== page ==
The second book, written in 1925 by M.F. Goudge, deals specifically with limestone as a building material. There is some irony in the fact that this book appeared when limestone had virtually vanished as a building material. The volume provides some figures to support the observations I have made over the years in this regard. The total value of building stone in Canada dropped by more than half in the early 1920s. 

As well, much of what was being used at that time came from Indiana. This American stone found its largest application in facings on large commercial buildings.

Another development was the increasing popularity of portland cement to make concrete. This material had first appeared on the market in quantities in the late 1890s.

Locally, and notably in Fergus, we can still see that there was strong resistance to the trends. The old-time masons clung to the use of rubble limestone, particularly in foundations. Concrete found its first applications in bridge and abutment work. Interestingly, the local masons shunned this material, leaving the concrete contracts to recent emigres, such as Mattaini in Fergus and Battaglia in Guelph. Construction practices in Italy had made them comfortable in working with concrete.

According to Goudge’s 1925 book, the only producer of limestone for building purposes in Wellington was the Erin quarry, operated then by James Ashenhurst. He notes that much of the cut stone used in Fergus buildings came from this quarry, and cites examples constructed in the 1880s. He described the stone as fine, and weathering to a light buff colour. 

Goudge noted it was so soft that it could be cut by scraping grooves into the surface and using wedges to split the rock. Ashenhurst’s limestone hardened over time, on exposure to air.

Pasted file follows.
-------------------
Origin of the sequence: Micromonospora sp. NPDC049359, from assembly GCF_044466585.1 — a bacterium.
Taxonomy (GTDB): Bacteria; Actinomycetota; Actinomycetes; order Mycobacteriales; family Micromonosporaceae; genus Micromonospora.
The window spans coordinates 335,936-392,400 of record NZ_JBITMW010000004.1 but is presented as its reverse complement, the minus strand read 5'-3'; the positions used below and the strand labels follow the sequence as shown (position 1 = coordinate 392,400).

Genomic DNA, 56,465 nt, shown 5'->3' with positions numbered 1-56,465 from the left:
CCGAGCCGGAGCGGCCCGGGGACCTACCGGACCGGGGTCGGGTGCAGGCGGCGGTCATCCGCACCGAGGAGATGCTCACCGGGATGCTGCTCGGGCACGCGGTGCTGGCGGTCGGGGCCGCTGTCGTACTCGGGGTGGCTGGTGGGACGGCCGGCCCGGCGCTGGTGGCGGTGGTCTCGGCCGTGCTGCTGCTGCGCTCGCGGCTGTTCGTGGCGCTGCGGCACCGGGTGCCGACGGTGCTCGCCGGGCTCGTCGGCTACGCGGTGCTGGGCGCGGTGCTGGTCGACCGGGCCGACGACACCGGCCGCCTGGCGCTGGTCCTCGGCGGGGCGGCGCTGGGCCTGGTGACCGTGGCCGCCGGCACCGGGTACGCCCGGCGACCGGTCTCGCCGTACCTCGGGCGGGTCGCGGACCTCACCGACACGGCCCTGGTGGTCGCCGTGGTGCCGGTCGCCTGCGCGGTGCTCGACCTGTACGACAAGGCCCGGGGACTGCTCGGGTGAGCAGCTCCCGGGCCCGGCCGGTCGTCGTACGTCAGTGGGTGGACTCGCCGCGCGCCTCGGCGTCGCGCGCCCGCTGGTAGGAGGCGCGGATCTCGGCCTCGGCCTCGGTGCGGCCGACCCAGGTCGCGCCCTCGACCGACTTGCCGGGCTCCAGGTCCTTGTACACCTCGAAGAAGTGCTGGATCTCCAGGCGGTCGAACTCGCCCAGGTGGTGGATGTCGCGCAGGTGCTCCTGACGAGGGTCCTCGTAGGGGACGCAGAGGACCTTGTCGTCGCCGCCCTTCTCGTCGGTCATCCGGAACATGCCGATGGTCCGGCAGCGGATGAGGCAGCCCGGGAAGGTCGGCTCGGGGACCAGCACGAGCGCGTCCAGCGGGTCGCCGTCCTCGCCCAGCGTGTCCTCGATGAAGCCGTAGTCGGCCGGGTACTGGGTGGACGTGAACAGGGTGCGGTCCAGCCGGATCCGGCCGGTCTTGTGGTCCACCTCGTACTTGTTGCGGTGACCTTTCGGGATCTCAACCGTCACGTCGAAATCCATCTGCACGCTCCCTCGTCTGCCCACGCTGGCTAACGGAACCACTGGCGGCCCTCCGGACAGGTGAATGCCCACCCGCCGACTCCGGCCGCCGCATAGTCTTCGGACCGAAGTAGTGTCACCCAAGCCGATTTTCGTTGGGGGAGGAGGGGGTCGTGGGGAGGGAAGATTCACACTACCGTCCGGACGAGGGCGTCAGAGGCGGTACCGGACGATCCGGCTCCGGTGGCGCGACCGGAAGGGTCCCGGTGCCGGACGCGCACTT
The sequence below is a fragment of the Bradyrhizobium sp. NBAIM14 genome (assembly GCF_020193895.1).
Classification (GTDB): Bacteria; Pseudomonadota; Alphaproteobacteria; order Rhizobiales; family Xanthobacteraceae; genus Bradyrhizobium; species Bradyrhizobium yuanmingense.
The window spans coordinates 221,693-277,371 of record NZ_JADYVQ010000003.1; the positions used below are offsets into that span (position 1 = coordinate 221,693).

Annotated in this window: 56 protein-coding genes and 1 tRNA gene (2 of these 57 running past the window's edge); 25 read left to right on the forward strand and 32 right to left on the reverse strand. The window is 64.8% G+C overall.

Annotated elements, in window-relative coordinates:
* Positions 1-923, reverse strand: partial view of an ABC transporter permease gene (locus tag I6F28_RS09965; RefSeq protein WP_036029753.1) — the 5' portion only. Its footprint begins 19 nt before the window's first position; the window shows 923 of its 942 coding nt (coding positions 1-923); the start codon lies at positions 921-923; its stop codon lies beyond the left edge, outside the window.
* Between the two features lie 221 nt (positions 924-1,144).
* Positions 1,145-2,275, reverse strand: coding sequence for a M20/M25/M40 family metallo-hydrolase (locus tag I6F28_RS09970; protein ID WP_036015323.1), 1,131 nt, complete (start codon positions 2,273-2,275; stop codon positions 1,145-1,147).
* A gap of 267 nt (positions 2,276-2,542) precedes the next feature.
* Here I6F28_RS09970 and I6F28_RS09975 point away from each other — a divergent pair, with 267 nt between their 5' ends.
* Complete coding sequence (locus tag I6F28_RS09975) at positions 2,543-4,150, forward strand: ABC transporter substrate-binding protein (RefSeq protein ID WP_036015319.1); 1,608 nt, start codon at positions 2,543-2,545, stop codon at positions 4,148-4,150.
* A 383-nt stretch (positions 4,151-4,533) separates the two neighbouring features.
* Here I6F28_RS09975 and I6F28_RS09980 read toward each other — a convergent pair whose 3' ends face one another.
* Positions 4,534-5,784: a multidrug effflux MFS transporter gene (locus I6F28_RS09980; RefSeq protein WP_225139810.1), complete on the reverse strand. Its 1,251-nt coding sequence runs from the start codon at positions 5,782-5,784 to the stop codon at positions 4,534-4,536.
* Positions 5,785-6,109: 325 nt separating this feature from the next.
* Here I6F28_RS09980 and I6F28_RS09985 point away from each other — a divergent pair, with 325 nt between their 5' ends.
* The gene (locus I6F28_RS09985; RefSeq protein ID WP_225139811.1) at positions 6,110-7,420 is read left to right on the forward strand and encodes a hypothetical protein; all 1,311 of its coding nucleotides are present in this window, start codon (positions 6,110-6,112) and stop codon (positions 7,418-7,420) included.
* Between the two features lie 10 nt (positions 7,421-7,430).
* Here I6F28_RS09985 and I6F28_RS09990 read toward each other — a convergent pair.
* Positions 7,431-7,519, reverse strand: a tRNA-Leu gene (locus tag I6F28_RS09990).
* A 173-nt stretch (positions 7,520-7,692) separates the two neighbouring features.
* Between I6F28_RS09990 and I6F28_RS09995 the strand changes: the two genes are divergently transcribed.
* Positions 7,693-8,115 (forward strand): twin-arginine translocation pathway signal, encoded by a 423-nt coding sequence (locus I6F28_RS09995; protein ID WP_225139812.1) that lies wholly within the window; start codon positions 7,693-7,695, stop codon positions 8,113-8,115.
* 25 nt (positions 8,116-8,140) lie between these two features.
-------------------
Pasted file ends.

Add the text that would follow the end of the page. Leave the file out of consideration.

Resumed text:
The widespread use of limestone, not only for entire buildings, but also for decorative work, sill and lintels in brick structures, is one of the characteristics of Wellington County architecture of the 19th century.

These two volumes put the stone quarrying industry into perspective, and give some hints of the practices of more than a century ago.

Much of this information has been lost. Those working with stone acquired their skills through on-the-job training. There were, no doubt, quirks and techniques that worked best with stone coming from particular quarries.

We can see subtle differences between walls and buildings that at first glance seem plain and similar. The old masons took this information and their skills with them when they passed to the far side of the Jordan. These two books provide the best glimpse I have run across about this important part of our built heritage.

I am grateful to Jim Gow for letting me dig through them.

*This column was originally published in the Wellington Advertiser on Feb. 14, 2003.

Thorning Revisited